Where I come from, we call it a “Discovery Flight.” It’s a short flight that gives a non-pilot an introduction to the flight school and flying in general. “You’ll take the controls!” is a time-honored way for flight schools to market the flights, which I really enjoy doing. Some of the customers have never been in an airplane at all, and most have never been in one as small as a Cessna 172. We’re supposed to fly for 0.5 on the Hobbs, but I usually stretch it to 0.6. It’s a lot of fun to see the joy that people get from their first ride in a personal airplane and, perhaps, their first-ever flight. Now the shoe is on the other foot: I am as new to Aviation Safety as these customers are to the art of flying airplanes. What’s the first thing that I should tell anyone, you or them, about flying? There are so many tempting topics.
Most of my recent flying has been in a Beech King Air B200 equipped with Garmin G1000 avionics. I love to talk about this stuff with pilots, but it won’t help non-pilots who are about to handle the controls for the first time. They don’t need the in-depth training required for the Robinson R-22 in SFAR 73, but if they don’t have some idea about what the controls do, they won’t have as much fun. And they’re less likely to come back for a second flight, much less sign up for lessons.
The most basic maneuver in flying is the level turn. It’s what separated the Wright Brothers from maple seeds: they controlled the craft. So that’s the only maneuver I have newcomers do on their Discovery Flight. After finishing their training, pilots and even instructors sometimes forget what an intricate maneuver this is. We also forget that a botched turn at low speed and low altitude can be deadly. Look at the 2018 Nall Report from the AOPA Air Safety Institute. The biggest accident category for non-commercial fixed-wing airplanes was “landing,” and there were 177 “loss of control” accidents and 52 “stall” accidents. It’s a maneuver that has to be done right.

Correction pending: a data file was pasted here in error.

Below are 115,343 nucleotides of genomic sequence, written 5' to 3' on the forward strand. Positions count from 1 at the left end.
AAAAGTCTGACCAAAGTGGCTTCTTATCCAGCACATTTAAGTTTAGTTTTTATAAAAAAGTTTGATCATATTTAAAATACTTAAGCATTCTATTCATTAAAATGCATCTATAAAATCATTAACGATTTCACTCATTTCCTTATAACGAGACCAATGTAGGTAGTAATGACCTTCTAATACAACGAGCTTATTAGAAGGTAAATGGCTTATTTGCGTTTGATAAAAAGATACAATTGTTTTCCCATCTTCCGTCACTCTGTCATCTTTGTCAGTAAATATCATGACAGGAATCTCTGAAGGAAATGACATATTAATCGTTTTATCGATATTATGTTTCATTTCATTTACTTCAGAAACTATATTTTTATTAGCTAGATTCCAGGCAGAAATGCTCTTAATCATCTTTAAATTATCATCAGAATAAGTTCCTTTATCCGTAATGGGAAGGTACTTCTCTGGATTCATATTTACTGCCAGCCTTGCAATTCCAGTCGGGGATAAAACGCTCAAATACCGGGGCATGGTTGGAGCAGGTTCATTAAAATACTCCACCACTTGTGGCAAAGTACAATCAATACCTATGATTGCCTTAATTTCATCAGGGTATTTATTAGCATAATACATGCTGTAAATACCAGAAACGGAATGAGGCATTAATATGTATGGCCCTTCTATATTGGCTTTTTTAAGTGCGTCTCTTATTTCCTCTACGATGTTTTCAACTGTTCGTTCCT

How To Turn An Airplane
On the Discovery Flight, we don’t just get in the airplane and go. We discuss the fun stuff like which route to take, and we discuss the basic aerodynamics of turning flight. I don’t call it that, but that’s what it is. I only have five minutes or so to explain flight, a little more if the customer is an engineer or something similar, a little less if the customer is in middle school. It has to be concise, complete and entertaining.
A lot of non-pilots say that rudder makes an airplane turn. People with more experience do better and say that ailerons make an airplane turn. Those are the two principal flight controls used in a turn, but why are they there, and how do they make the airplane turn?
What makes an airplane turn is the same thing that makes it fly: lift. Basic physics says that lift is a force, and if you want anything to change its path you must apply a force. When the airplane is in a bank, some of the lift is directed to the side (textbooks talk about the “horizontal component of lift”). To get an airplane to turn, you need to put it into a bank so that some of the lift is directed to the side.